Magic Kingdom

Walt Disney always intended Disney World to be on a scale unlike any other previous resort, snapping up huge swathes of land in Central Florida to enable his dreams to become a reality. Following Walt's death, the plans for the resort changed. The Experimental Prototype Community of Tomorrow (EPCOT) didn't become a enormous, working city. Instead, it became Walt Disney World's second theme park after the Magic Kingdom. Since then, two further theme parks have opened, along with the Typhoon Lagoon and Blizzard Beach water parks and a large selection of on-site hotels. Operating a resort on that scale is a challenging task, undertaken by more than 60,000 Disney Cast Members. Here are some truly mind-blowing statistics that give an impression of how complex the operations of Walt Disney World really are.

10. The transport system

Monorail Every day, 250,000 guests make their way to and from Walt Disney World's various theme parks, attractions and hotels via a mass transit system that consists of more than 270 buses, 12monorail trains and a fleet of boats and water taxis.

9. The Seas

The Seas with Nemo & Friends

Image © Disney

The Seas with Nemos & Friends pavilion at Epcot first opened as The Seas back in 1986. At the time, it housed the largest saltwater tank in the world, holding some 5.7 million US gallons of water (this was surpassed in 2005 by the Georgia Aquarium). Empyting this water in one-gallon milk jugs and laying them side-by-side would result in a line that stretched from Orlando to New Orleans - 540 miles. The recipe for the artificial seawater involved the use of 27 truckloadsof table salt.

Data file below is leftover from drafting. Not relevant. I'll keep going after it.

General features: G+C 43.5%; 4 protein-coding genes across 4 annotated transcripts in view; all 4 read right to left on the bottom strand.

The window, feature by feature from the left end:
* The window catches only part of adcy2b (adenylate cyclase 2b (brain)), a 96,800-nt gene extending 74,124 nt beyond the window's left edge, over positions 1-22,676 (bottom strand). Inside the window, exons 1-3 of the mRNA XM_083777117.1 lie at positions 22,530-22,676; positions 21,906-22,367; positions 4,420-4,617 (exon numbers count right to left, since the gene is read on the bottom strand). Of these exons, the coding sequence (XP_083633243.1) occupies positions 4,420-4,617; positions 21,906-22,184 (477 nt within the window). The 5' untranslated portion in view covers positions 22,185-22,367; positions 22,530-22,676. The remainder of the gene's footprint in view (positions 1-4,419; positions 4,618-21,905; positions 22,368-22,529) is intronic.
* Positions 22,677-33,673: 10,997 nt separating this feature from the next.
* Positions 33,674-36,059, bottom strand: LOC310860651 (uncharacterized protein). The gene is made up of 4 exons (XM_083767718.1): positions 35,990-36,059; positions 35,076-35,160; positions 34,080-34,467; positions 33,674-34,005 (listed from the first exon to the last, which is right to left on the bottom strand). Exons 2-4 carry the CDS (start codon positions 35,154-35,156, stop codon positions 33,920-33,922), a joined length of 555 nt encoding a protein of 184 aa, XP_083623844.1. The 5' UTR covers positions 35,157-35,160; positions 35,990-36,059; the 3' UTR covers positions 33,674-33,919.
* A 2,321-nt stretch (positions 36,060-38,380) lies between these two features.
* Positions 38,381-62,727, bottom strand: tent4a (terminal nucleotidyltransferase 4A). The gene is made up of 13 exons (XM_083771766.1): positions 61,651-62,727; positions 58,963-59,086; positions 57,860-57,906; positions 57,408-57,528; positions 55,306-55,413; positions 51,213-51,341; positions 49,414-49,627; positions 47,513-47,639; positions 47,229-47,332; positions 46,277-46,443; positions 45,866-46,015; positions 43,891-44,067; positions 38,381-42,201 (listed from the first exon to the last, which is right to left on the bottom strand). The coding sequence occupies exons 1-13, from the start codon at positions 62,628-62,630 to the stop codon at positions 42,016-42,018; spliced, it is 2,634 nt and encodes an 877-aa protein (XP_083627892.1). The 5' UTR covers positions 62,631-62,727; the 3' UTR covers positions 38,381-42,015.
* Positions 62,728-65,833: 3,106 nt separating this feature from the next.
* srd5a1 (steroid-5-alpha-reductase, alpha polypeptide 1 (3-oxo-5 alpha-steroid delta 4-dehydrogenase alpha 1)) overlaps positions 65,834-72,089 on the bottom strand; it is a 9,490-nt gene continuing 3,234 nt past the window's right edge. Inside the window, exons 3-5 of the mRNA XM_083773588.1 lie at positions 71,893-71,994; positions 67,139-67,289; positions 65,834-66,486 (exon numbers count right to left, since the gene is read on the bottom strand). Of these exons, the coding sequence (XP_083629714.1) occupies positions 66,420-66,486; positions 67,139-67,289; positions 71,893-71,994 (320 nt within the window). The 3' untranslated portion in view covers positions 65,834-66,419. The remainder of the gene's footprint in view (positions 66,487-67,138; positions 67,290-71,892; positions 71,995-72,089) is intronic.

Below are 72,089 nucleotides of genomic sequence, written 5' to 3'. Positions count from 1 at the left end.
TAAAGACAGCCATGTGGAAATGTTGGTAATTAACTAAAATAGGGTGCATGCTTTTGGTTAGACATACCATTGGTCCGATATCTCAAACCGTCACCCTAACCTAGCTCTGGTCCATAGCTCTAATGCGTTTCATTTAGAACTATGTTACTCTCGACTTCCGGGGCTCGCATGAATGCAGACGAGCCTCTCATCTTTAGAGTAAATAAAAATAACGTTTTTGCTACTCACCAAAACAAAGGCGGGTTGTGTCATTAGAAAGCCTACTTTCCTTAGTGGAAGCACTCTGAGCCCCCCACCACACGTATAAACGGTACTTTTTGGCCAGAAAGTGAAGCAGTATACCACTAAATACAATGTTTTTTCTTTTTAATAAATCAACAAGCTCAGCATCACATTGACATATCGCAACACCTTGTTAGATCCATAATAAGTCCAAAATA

8. Room for expansion


Epcot. Image: Greg Goebel, via Flickr

Walt Disney World spans a ridiculous 25,000 acres. Disney's Animal Kingdom alone occupies 403 acres. Less than 34 percent of this has been developed, although a quarter has been designated as a wilderness preserve. So there's plenty of room for that mythical fifth gate...

7. Stormalong Bay

Stormalong Bay

Image © Disney

The Seas isn't the only enormous body of water at Walt Disney World. Stormalong Bay at Disney's Beach Club Resort is billed as "the largest sand-bottom pool in the world", holding a huge 750,000 gallons.

6. Mowing miles


Image © Disney

There are 2,000 acres of turf at Walt Disney World, requiring 450,000 mowing miles every year to keep in shape. That's the equivalent of 18 trips around the Earth at the equator. The resort's horticulture staff plants 3 million bedding plants and annuals, along with 4 million shrubs, 13,000 roses and 200 topiary every year.



And all of this only cost you a arm or a leg each day, if you are tall. Short people must pay two each.

In reply to by Visitor (not verified)

Or, you could stay home while the rest of us save our money to go and enjoy a wonderful family vacation every so often at the greatest theme park on earth.

When you consider everything you get for the price of that one day ticket it is actually a great deal. Not only can you ride the rides, but you can watch Theatrical productions as well as fireworks, lasers and other shows. The production costs alone are staggering. That is a major problem with people in the USA. They never consider the value rather than the cost. If they did, no one would ever shop at Walmart!

In reply to by Bonny (not verified)

Yes! For one price there is so much entertainment and value. Plus transportation is included. Spend a few days in New York City or Philadelphia and see how much more you spend.

Walt Disney was the Henry Ford for vacations.

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